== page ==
Emerson Power Graphic Design:
Emerson's Quote on Power

In a "Graphics Design: Page Layout" class at Foothill College (1994), Kent Manske gave out quotations and asked students to illustrate them using Adobe Illustrator. After selecting Emerson's "Power" quote, Medici Script was used as the font to reflect the renaissance of "music, poetry, and art" that is reborn in our heart whenever the heavenly power visits us. Trajan Bold was used as the font for the capital letters to refect the imperial power of Rome. The letters "POWER" were exuded in Adobe Dimensions, and Emerson's quote was made to pour out of the letter "O" as a cone of light. For the backgroud, a circular gradient was used blending colors from cyan, magenta, and yellow. The paper's texture created the snowlike effect when scanned in Adobe Photoshop. This quote appeared in Ralph Waldo Emerson's "Love" from his Essays: First Series (1841).
Here's the quote in its context.


For though the celestial rapture falling out of heaven seizes only upon those of tender age, and although a beauty overpowering all analysis or comparison and putting us quite beside ourselves we can seldom see after thirty years, yet the remembrance of these visions outlasts all other remembrances, and is a wreath of flowers on the oldest brows. But here is a strange fact; it may seem to many men, in revising their experience, that they have no fairer page in their life's book than the delicious memory of some passages wherein affection contrived to give a witchcraft, surpassing the deep attraction of its own truth, to a parcel of accidental and trivial circumstances. In looking backward they may find that several things which were not the charm have more reality to this groping memory than the charm itself which embalmed them. But be our experience in particulars what it may, no man ever forgot the visitations of that power to his heart and brain, which created all things anew; which was the dawn in him of music, poetry, and art; which made the face of nature radiant with purple light, the morning and the night varied enchantments; when a single tone of one voice could make the heart bound, and the most trivial circumstance associated with one form is put in the amber of memory; when he became all eye when one was present, and all memory when one was gone; when the youth becomes a watcher of windows and studious of a glove, a veil, a ribbon, or the wheels of a carriage; when no place is too solitary and none too silent, for him who has richer company and sweeter conversation in his new thoughts than any old friends, though best and purest, can give him; for the figures, the motions, the words of the beloved object are not like other images written in water, but, as Plutarch said, "enamelled in fire," and make the study of midnight:—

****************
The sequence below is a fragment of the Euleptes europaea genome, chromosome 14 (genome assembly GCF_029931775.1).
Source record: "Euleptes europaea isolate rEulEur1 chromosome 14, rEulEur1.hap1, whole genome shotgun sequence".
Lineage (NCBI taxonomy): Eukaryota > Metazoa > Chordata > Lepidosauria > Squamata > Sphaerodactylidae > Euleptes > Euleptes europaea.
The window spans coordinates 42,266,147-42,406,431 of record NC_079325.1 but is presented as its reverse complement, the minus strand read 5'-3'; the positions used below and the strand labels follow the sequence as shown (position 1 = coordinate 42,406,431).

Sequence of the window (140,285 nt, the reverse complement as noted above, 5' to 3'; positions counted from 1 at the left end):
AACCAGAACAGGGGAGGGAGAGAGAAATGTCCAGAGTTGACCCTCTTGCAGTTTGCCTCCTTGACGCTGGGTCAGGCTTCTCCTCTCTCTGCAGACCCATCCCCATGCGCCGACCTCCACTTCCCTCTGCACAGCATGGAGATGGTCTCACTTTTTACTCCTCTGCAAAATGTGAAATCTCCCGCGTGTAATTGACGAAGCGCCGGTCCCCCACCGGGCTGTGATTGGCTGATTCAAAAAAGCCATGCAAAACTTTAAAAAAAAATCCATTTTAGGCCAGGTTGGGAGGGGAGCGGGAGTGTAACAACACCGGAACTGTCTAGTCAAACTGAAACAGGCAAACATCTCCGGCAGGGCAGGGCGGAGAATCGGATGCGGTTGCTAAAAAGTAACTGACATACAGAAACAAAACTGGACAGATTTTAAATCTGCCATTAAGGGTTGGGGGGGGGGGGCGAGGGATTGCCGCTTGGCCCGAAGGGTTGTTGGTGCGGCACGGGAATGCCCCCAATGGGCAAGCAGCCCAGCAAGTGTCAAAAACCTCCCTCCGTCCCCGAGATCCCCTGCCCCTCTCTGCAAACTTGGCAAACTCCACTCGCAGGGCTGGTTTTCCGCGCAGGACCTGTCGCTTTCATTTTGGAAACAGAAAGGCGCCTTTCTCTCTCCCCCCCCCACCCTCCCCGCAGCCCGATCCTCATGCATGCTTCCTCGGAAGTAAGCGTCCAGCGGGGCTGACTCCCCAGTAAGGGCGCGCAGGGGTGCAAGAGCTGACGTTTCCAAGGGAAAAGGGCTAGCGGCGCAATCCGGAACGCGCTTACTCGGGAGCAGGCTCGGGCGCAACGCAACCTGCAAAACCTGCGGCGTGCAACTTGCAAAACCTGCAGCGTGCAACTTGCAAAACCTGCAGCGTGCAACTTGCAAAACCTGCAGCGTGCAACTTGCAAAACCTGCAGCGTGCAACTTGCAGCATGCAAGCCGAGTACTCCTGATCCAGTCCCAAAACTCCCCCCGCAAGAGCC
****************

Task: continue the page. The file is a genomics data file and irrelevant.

"Thou art not gone being gone, where'er thou art,
Thou leav'st in him thy watchful eyes, in him thy
loving heart."

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